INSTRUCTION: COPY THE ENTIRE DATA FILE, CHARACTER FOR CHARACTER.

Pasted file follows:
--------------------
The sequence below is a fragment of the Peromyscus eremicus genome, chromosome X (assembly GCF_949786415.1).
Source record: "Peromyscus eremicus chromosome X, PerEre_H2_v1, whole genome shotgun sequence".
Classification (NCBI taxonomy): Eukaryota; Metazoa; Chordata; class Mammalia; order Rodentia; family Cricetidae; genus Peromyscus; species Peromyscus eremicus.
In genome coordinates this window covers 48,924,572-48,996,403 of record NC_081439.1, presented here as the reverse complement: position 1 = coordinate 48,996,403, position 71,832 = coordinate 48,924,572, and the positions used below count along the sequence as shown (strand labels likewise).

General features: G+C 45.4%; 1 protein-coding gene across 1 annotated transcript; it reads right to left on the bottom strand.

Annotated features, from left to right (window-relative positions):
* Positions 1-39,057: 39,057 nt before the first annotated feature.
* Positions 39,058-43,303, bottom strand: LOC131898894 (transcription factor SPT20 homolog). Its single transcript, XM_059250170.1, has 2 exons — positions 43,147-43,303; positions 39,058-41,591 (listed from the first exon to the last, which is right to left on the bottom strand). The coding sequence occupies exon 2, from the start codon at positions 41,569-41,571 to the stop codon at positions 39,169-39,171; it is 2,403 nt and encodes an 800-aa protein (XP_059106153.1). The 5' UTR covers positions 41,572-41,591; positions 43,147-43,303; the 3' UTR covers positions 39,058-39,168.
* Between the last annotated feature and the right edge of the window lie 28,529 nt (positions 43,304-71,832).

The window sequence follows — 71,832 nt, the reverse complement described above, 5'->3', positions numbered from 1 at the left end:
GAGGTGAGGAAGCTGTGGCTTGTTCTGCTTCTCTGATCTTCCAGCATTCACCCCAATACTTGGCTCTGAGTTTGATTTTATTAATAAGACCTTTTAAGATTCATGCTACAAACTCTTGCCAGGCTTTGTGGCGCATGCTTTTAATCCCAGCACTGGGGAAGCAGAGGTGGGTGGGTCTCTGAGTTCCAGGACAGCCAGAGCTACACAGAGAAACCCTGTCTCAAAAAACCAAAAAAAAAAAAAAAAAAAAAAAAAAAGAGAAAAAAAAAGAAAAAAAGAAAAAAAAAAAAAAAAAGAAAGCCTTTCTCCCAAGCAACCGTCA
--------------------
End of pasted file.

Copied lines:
The sequence below is a fragment of the Peromyscus eremicus genome, chromosome X (assembly GCF_949786415.1).
Source record: "Peromyscus eremicus chromosome X, PerEre_H2_v1, whole genome shotgun sequence".
Classification (NCBI taxonomy): Eukaryota; Metazoa; Chordata; class Mammalia; order Rodentia; family Cricetidae; genus Peromyscus; species Peromyscus eremicus.
In genome coordinates this window covers 48,924,572-48,996,403 of record NC_081439.1, presented here as the reverse complement: position 1 = coordinate 48,996,403, position 71,832 = coordinate 48,924,572, and the positions used below count along the sequence as shown (strand labels likewise).

General features: G+C 45.4%; 1 protein-coding gene across 1 annotated transcript; it reads right to left on the bottom strand.

Annotated features, from left to right (window-relative positions):
* Positions 1-39,057: 39,057 nt before the first annotated feature.
* Positions 39,058-43,303, bottom strand: LOC131898894 (transcription factor SPT20 homolog). Its single transcript, XM_059250170.1, has 2 exons — positions 43,147-43,303; positions 39,058-41,591 (listed from the first exon to the last, which is right to left on the bottom strand). The coding sequence occupies exon 2, from the start codon at positions 41,569-41,571 to the stop codon at positions 39,169-39,171; it is 2,403 nt and encodes an 800-aa protein (XP_059106153.1). The 5' UTR covers positions 41,572-41,591; positions 43,147-43,303; the 3' UTR covers positions 39,058-39,168.
* Between the last annotated feature and the right edge of the window lie 28,529 nt (positions 43,304-71,832).

The window sequence follows — 71,832 nt, the reverse complement described above, 5'->3', positions numbered from 1 at the left end:
GAGGTGAGGAAGCTGTGGCTTGTTCTGCTTCTCTGATCTTCCAGCATTCACCCCAATACTTGGCTCTGAGTTTGATTTTATTAATAAGACCTTTTAAGATTCATGCTACAAACTCTTGCCAGGCTTTGTGGCGCATGCTTTTAATCCCAGCACTGGGGAAGCAGAGGTGGGTGGGTCTCTGAGTTCCAGGACAGCCAGAGCTACACAGAGAAACCCTGTCTCAAAAAACCAAAAAAAAAAAAAAAAAAAAAAAAAAAGAGAAAAAAAAAGAAAAAAAGAAAAAAAAAAAAAAAAAGAAAGCCTTTCTCCCAAGCAACCGTCA